What We Know So Far About the Case of Derrick Evans, West Virginia Lawmaker Turned Accused Capitol Rioter  | Inside Edition

What We Know So Far About the Case of Derrick Evans, West Virginia Lawmaker Turned Accused Capitol Rioter 

Since his arrest, he has remained out of the spotlight. Here's what we know about Evans and the case so far:

Derrick Evans is the one-time Republican Member of the West Virginia House of Delegates who made headlines as one of the rioters who mobbed the U.S. Capitol on Jan. 6. Since his arrest, he has remained out of the spotlight. Here's what we know about Evans and the case so far:

He Has Been Replaced in the House of Delegates

Gov. Jim Justice selected a new delegate, Joshua Booth from Kenova, to fill the seat left vacant in the wake of Evans' resignation from office, Metro News reported.

His Profile Blew Up in the Wake of His Participation in the Assault on the Capitol

Before he live-streamed himself entering the Capitol on Jan. 6, Evans was not known on a national scale. However, he was well-known in the area in which he represented well before he took office.

Journalist Kyle Vass told Inside Edition Digital that “Evans wasn't really a known figure until he started live-streaming himself on Facebook going to the Women's Health Center.”

Vass said, “He’d film himself standing outside and just yelling at women.”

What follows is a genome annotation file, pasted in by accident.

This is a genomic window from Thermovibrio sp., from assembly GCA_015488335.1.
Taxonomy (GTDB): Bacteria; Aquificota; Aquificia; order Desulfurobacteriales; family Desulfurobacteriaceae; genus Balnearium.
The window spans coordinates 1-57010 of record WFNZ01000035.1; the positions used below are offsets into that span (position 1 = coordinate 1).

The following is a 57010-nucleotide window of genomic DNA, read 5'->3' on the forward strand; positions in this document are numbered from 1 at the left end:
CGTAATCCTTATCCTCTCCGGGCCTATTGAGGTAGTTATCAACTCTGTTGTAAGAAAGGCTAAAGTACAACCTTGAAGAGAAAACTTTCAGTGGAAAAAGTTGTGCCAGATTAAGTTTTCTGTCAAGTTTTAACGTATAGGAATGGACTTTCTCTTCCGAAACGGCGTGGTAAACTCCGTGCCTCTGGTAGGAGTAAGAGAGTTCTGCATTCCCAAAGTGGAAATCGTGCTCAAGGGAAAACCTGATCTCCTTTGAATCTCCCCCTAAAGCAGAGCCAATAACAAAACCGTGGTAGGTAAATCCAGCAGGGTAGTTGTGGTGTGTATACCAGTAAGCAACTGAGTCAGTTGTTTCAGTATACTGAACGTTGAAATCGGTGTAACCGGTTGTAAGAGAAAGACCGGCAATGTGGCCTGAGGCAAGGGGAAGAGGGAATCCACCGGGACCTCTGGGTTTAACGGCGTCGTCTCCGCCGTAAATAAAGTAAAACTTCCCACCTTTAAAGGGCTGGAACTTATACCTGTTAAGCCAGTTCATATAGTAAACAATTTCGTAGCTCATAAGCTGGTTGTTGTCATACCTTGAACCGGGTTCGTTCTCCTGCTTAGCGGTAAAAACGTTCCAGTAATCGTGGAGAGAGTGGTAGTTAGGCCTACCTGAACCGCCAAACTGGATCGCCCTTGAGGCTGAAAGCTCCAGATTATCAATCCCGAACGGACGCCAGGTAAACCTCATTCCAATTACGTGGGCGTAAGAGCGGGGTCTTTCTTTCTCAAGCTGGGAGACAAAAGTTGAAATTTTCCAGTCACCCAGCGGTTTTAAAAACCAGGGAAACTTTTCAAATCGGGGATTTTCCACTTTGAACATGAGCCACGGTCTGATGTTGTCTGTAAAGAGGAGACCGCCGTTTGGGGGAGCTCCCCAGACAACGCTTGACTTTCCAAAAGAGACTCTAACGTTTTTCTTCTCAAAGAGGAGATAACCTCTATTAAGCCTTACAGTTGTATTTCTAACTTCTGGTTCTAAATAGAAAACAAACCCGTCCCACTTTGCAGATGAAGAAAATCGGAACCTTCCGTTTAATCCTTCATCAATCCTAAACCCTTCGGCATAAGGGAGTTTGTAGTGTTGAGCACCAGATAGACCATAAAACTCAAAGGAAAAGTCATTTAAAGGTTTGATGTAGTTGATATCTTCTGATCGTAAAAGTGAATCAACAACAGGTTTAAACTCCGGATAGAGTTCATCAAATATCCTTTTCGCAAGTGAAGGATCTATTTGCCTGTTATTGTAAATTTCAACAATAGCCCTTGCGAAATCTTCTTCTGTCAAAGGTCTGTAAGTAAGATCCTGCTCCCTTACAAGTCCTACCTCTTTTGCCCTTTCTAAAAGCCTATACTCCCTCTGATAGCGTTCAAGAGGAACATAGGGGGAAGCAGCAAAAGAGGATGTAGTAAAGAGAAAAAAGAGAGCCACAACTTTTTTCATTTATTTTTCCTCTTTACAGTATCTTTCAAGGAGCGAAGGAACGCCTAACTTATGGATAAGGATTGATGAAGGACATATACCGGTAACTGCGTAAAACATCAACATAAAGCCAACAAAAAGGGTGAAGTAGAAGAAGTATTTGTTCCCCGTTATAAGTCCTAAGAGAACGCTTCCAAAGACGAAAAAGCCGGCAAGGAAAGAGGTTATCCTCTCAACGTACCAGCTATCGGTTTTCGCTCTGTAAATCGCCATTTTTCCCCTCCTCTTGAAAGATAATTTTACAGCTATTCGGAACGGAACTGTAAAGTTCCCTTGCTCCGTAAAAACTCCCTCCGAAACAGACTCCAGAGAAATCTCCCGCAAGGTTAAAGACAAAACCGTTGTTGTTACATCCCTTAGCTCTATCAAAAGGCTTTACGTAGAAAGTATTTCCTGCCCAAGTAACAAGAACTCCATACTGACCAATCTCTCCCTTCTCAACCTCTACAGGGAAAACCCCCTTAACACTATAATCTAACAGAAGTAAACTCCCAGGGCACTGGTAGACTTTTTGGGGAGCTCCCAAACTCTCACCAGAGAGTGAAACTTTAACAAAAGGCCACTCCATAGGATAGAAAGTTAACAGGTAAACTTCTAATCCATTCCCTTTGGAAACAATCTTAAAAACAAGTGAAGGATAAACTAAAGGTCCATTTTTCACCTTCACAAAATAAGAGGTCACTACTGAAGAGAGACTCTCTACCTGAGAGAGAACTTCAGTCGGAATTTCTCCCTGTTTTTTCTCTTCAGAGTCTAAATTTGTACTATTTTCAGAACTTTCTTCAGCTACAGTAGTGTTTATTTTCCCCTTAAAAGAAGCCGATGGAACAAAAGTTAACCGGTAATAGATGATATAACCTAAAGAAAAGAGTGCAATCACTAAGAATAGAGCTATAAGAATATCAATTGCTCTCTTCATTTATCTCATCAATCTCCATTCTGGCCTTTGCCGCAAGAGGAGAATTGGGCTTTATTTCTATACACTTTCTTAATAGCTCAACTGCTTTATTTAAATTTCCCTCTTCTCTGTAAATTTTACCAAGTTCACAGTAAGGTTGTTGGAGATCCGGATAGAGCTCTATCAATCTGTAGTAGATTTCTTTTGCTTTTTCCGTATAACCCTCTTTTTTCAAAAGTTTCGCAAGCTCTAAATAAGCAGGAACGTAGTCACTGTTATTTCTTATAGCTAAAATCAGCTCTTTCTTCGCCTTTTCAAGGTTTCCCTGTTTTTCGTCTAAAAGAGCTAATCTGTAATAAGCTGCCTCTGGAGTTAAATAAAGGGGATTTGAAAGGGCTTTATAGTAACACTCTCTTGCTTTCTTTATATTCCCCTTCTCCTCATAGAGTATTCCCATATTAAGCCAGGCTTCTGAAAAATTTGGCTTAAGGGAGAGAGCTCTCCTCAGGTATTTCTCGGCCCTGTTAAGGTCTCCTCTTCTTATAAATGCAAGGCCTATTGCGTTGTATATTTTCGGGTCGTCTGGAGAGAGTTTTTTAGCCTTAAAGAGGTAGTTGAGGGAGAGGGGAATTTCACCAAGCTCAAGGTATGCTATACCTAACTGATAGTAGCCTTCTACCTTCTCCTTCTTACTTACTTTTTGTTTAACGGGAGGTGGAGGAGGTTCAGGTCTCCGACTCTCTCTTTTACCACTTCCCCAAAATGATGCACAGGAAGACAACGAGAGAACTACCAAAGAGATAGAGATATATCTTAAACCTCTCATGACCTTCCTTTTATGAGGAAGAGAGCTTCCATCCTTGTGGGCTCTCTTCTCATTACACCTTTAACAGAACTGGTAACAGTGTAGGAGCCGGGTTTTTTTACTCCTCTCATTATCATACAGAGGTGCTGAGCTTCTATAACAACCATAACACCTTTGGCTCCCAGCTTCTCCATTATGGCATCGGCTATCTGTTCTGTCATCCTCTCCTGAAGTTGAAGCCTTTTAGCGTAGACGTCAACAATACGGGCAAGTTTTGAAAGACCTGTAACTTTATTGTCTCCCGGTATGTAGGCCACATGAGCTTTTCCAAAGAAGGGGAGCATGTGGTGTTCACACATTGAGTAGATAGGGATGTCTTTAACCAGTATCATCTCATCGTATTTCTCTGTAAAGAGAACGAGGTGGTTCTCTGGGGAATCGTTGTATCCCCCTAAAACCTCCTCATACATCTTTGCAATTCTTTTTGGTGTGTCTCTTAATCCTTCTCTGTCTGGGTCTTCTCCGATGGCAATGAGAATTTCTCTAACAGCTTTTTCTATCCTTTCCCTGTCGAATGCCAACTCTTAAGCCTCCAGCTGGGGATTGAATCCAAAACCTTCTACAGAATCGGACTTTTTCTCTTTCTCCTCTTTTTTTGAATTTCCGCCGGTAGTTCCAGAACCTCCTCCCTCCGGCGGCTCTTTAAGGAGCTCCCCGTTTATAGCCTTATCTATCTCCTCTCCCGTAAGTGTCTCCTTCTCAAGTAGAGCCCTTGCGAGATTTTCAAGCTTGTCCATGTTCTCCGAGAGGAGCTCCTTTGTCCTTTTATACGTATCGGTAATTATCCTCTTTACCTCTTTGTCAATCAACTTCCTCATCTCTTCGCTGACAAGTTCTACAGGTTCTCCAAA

Evans Allegedly Harassed Women Outside a Health Clinic

Before he filmed himself among the rioters who breached the Capitol, Evans would spend time outside of a health clinic confronting women who he would shout at, shame and film under the presumption they were there to terminate a pregnancy, those familiar with the incidents told Inside Edition Digital.

One Volunteer at the Clinic Alleged Evans Stalked Her and a Personal Safety Order Against Him Was Granted 

Jamie Miller, 48, one of the volunteers at the clinic, said she filed a petition for a personal safety order against Evans. That order was based on allegations of stalking and repeated threats of bodily injury or having reason to know that the threats caused reasonable fear for safety, court documents obtained by Inside Edition Digital show. He was served with the order, which prevented him from having contact with Miller, even through a third party, until June 4, 2019. 

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